Wednesday, April 28, 2004


"Not that Morgan can't hit righthanders or Lamb can't hit lefties, but it gives you options and it keeps everybody in the mix."

-Jimy Williams

Man, how much does it suck to be Morgan Ensberg? Here's a guy who by all rights should be one of the five top 3B in the NL, and he's got to share time with Hacking Mass All-Stars.

OK, neither Mike Lamb nor last year's partner, Geoff Blum, are that bad (well, Blum's pretty close). But they shouldn't be platooning games with Ensberg either.

You see, what Williams says might sound reasonable... but anyone with an internet connection can take 30 seconds to prove it's wrong. Lamb can't hit lefties. And he can barely keep his head above water against righties.

Lamb (2001-2003)
v. LHP .256/.340/.344 (.239 GPA) in 90 AB
v. RHP .289/.342/.403 (.255 GPA) in 546 AB

First thing that should jump out at you are those AB. It's taken Lamb three years to accrue a season's worth of AB. Why has Lamb played so little? Partly because he couldn't out-hit Herbert Perry, and partly because the Rangers gave young Hank Blalock every opportunity to win the 3B job. But it's more than that. Because by all accounts Lamb is a horrendous defensive player, and a brief glance at the defensive metrics backs it up. His last full season as a 3B in 2000, he had a .707 ZR. In part-time duties in '01, he "improved" to .758. Unlike you can hit like Mike Lowell or Eric Hinske, most clubs aren't going to put up with that. Secondly, I'll concede that OBP isn't bad, but his lack of power is concerning given he played half his games in Arlington. It's unlikely the 28 year old will see a big spike playing in another part of Texas.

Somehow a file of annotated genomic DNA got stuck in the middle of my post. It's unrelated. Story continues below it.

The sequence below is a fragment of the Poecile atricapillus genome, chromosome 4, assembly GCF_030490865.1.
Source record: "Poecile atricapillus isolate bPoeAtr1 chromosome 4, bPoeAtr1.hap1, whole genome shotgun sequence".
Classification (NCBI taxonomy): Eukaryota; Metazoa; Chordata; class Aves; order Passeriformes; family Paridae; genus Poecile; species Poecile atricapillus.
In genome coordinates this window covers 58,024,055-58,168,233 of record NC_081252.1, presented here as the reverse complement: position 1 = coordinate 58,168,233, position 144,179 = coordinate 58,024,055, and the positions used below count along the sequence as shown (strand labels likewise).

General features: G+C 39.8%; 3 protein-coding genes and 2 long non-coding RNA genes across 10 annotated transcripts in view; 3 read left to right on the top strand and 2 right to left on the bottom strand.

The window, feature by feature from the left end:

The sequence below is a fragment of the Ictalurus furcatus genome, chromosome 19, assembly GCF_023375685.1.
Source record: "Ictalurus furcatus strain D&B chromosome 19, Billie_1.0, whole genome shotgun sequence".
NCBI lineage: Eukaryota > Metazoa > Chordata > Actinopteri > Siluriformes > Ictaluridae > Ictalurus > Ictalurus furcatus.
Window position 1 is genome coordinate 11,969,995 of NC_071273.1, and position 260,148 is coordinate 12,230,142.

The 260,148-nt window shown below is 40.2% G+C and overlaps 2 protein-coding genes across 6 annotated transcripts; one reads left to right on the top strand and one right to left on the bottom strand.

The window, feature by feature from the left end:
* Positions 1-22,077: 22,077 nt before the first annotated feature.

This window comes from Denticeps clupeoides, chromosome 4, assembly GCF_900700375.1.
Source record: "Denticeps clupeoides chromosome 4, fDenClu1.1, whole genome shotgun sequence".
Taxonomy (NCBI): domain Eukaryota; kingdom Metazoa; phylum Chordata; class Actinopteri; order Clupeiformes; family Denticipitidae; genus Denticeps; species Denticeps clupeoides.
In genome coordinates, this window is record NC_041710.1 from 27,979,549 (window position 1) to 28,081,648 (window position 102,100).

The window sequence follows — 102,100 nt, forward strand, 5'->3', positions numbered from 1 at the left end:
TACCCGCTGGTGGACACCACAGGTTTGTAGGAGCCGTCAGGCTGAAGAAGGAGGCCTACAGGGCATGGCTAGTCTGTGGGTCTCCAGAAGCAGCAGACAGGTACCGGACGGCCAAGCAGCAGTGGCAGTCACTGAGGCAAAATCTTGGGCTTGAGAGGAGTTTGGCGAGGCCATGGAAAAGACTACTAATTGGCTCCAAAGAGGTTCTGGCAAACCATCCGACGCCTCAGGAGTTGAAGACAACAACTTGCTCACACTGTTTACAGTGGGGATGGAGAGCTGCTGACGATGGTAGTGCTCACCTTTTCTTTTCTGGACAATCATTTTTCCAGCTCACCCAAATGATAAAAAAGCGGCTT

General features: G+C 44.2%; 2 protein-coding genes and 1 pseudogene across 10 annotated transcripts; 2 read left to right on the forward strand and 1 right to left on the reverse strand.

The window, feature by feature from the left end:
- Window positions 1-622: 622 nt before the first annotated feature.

How does Ensberg compare? Ensberg came up in '02, so we've only two-year splits for him:

Ensberg (2002-2003)
v. LHP .317/.437/.602 (.347 GPA) in 123 AB
v. RHP .266/.346/.462 (.271 GPA) in 394 AB

Well, if you go by batting average, Jimy's right. Ensberg doesn't hit righties as well as Lamb. But he gets on-base more and hits for significantly more power. And most of us would agree that that's what it's really all about. And those numbers against righties are bogged down by his rookie season, and he came into his own last year slugging .288 GPA against North Paws. And did I mention Ensberg's a pretty good defender at 3B, with a .786 ZR last year?

Mike Lamb's a massive improvement over Geoff Blum as a pinch-hitter and utility player.

But sitting Ensberg is not to way to get him into the mix.


We're all in agreement that Billy Beane's a pretty smart guy, right? And that if Beane really really wants a player, he's probably pretty good, right?

Well, Nick Swisher, Beane's top pick in the infamous 2002 Moneyball draft, is starting to live up to that excitement.

In his first fifty plate appearances in AAA, the switch-hitting Swisher's batting .302/.426/.605 (.343 GPA) with 10 BB, 10 K, and 3 HR. Given Swisher's age (he turned 23 in November), that pace falls somewhat shy of Mickey Mantle or Mark Teixeira. But it compares very very well with what Lance Berkman did at the same age. (Berkman hit .323/.419/.518 (.318 GPA) in 226 AB in AAA before being promoted to Houston at 23. At age 25 he hit .331/.430/.620 (.349 GPA) in a full season against major league pitching.)

Yes, there are tons of qualifiers. For instance, unlike Swisher, Berkman never showed any signs of struggling at any level. And, really, it's only 12 games. Anyone can look good over 12 games. Swisher could go hitless in his next 10 AB and see his stats plummet like Jermaine Dye sliding home. Objectively, it means next to nothing. But for a player who struggled badly after a mid-season promotion to AA last year, going .230/.330/.340 (.234 GPA) in 287 AB after hitting a scorching .296/.427/.550 (.330 GPA) in 189 AB in A, it's a welcome return to form.

Bobby Kielty, meet your replacement.

This page is powered by Blogger. Isn't yours?